XP is Different

( ⇪ Adventuring Variants )

I use a few variants that intrinsically change the way XP is handled. Overall, this will create fewer headaches in the long run compared to the way the original XP rules worked.

Level-Independent XP Awards

In a nutshell: don’t use the original books to determine level progression XP. (UA 213)

This variant replaces Table 3–2: Experience and Level-Dependent Benefits (page 22 of the Player’s Handbook) as a way of easing the GM’s job of adventure design and the task of experience-point calculation at the end of an encounter.

Use Table: Hit Die Benefits to determine when characters gain new levels, rather than Table 3–2 in the Player’s Handbook. To advance to a new level beyond 20th, a character needs to gain double the amount of XP he needed to advance from two levels below his current level to one level below his current level.

Experienced players may be alarmed — the XP totals on Table: Hit Die Benefits big numbers. But XP awards per monster are commensurately larger as noted on Table: Experience Award below. Regardless of a character’s level relative to the rest of the party, he gets the same numerical XP award, so the math at the end of the night is a lot easier. Table 2–6 on page 38 of the Dungeon Master’s Guide is no longer used. Monsters just have flat XP awards, which are divided up among the participants.

For example, a frost worm (Challenge Rating 12) is worth 19,000 XP. If four characters defeat it, they each earn 4,750 XP (19,000 divided by 4), regardless of their level.

It still takes thirteen encounters or so to attain a new level. There’s still an automatic catch-up feature for PCs who lag behind the rest of the group; that 4,750 XP for the frost worm represents 8% of the experience points required to attain 13th level, but 14% of the experience points required to reach 11th level.

Table: Experience Award gives the award for a typical monster of each CR, irrespective of character or party level. For monsters beyond CR 20, simply double the XP reward for a monster of that CR minus 2. For instance, a CR 22 monster is worth twice as much as a CR 20 monster, or 620,000 XP.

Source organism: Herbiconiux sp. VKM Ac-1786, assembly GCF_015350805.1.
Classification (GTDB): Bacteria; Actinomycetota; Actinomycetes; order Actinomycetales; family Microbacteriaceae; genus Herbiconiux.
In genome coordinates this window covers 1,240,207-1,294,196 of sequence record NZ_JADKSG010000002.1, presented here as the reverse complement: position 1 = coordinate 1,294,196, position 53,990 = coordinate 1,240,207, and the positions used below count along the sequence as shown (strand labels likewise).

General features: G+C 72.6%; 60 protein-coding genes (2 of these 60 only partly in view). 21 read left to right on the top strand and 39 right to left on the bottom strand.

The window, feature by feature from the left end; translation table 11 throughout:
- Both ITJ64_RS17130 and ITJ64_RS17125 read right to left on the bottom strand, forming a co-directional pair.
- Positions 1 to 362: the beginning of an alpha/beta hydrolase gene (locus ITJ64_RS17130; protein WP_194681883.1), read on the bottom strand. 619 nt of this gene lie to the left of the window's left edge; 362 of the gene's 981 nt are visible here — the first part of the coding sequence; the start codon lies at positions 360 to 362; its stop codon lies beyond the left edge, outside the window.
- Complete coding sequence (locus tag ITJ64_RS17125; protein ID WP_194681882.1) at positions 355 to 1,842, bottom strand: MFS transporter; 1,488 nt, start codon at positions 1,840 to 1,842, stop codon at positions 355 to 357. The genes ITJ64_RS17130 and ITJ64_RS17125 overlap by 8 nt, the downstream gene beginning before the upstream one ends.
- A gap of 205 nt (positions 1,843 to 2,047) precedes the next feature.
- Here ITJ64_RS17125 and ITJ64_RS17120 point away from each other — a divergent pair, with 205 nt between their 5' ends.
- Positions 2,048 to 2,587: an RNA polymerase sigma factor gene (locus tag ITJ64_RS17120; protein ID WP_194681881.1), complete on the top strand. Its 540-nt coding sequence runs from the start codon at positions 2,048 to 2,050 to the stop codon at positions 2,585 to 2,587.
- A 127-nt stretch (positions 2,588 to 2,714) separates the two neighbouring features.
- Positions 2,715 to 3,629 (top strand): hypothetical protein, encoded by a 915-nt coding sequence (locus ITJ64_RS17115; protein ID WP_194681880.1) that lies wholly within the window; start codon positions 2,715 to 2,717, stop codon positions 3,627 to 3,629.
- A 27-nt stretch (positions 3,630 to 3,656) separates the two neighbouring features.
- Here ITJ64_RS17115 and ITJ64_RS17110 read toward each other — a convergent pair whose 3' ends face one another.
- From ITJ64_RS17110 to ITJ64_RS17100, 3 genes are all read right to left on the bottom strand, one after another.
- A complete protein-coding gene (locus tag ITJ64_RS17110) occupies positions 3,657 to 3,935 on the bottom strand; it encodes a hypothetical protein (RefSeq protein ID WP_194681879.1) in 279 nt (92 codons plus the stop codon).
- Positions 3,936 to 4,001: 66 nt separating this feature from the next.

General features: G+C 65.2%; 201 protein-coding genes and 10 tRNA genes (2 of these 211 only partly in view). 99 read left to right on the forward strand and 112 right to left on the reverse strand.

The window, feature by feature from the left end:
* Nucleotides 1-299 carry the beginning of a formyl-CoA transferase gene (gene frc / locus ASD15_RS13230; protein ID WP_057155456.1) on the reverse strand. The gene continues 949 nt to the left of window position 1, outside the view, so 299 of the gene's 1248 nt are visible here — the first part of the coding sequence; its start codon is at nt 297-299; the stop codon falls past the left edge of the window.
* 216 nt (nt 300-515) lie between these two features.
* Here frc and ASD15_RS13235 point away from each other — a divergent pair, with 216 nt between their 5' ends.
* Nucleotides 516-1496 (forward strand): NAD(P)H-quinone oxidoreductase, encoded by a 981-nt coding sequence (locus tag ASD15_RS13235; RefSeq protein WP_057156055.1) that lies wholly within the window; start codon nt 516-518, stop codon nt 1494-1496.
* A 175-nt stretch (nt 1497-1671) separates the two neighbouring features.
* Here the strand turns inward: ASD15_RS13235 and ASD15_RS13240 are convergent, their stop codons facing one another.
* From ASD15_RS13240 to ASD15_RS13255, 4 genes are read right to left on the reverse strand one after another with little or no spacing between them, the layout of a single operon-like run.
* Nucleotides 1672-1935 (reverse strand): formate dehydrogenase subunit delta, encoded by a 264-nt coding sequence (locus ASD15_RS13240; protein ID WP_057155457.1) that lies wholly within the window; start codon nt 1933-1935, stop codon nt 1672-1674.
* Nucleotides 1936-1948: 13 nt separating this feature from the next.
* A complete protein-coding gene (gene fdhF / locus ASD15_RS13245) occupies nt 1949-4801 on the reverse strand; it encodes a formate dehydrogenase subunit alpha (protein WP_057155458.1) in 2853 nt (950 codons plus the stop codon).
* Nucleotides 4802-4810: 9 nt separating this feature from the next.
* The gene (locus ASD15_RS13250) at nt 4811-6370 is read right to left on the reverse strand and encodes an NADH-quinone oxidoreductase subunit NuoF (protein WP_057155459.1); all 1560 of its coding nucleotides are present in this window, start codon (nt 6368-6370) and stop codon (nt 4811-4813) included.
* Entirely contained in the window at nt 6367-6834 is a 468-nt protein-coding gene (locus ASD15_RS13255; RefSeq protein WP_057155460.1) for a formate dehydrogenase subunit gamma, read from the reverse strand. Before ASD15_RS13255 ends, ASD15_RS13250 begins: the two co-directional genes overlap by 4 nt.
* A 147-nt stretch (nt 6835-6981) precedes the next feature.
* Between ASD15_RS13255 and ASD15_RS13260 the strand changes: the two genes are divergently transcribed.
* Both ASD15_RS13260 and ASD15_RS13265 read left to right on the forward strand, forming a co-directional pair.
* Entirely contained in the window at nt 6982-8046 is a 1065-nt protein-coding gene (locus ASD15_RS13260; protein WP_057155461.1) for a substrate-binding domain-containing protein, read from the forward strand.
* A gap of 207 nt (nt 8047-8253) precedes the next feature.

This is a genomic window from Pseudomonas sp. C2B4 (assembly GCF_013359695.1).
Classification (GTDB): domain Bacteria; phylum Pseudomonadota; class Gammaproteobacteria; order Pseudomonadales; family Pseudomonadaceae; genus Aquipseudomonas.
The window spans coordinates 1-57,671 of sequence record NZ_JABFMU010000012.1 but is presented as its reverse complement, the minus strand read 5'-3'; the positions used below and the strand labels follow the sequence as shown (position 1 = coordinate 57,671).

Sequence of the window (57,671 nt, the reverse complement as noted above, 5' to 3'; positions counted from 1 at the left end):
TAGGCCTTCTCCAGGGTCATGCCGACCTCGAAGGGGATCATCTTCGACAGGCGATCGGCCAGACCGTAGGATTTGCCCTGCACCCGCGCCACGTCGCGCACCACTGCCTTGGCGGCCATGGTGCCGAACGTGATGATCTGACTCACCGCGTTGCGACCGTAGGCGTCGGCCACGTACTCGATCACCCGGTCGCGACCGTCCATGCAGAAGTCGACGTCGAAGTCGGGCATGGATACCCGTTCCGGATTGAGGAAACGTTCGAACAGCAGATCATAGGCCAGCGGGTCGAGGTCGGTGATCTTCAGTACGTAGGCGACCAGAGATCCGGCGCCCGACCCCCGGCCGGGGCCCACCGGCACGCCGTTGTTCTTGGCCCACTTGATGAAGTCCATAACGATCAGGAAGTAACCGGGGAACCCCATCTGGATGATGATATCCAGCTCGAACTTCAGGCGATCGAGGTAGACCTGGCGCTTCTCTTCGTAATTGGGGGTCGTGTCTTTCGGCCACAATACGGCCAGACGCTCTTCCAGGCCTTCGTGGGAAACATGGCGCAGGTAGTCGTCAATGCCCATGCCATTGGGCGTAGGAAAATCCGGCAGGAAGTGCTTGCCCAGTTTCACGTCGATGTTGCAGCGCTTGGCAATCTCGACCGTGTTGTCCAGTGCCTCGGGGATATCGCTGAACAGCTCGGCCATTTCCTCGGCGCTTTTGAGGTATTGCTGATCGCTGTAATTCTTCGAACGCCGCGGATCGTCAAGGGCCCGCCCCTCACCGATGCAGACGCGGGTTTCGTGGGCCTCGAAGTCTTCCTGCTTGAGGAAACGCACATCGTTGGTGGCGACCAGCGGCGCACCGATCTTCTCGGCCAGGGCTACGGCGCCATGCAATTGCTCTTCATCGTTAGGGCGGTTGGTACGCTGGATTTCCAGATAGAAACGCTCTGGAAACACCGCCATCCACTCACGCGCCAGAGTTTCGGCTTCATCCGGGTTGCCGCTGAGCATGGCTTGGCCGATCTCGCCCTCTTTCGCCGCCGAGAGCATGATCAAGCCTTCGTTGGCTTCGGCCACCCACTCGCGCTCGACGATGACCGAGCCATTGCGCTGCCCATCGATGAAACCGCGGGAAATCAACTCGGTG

For encounter design, no challenge should be trivially easy, all encounters should have a CR one level higher than normal, or two levels higher if it’s a major challenge. One tool you have available to you though is making variants of an enemy creature (such as minions) which can fill out the CR budget for an encounter. While a single creature can be an entire combat if you really want that, generally the side with the more turns wins (exponentially so), so keep that in mind.

Crafting Magic Items

If you use this XP system, note that the XP costs paid by characters to create magic items will represent a much smaller fraction of their total XP, and thus creating magic items becomes much less “expensive” overall. If you believe this to be problematic for your campaign, consider increasing the XP cost for crafting magic items as detailed in Table: Magic Item XP Costs below.

XP Costs

Spells with an XP component also undergo a change in this variant, since the costs for those spells are set using the standard D&D experience point rules. Table: Spell XP Costs below gives a quick conversion to help calculate the XP costs for spells when using this XP variant. Simply multiply the normal XP cost by the multiplier given in the table to find the new XP cost for the spell. Use a similar formula to recalculate anything else that applies an XP cost. Divide the character’s level by 2 and treat it as if it were a spell level, using Table: Spell XP Costs to find the proper multiplier.

Table: Hit Die Benefits (assuming no LA)
Hit Die XP Feats Ability Score Increases
1st 0 1st
2nd 1,000
3rd 3,000 2nd
4th 6,000 1st
5th 10,000 3rd
6th 16,000
7th 24,000 4th
8th 36,000 2nd
9th 52,000 5th
10th 76,000
11th 110,000 6th
12th 160,000 3rd
13th 220,000 7th
14th 320,000
15th 440,000 8th
16th 640,000 4th
17th 890,000 9th
18th 1,300,000
19th 1,800,000 10th
20th 2,600,000 5th
Table: Experience Award (Single Monster)
Monster CR XP Award
1/8 37
1/6 50
1/4 75
1/3 100
1/2 150
1 300
2 600
3 900
4 1,200
5 1,800
6 2,400
7 3,600
8 4,800
9 7,200
10 9,600
11 14,000
12 19,000
13 29,000
14 38,000
15 58,000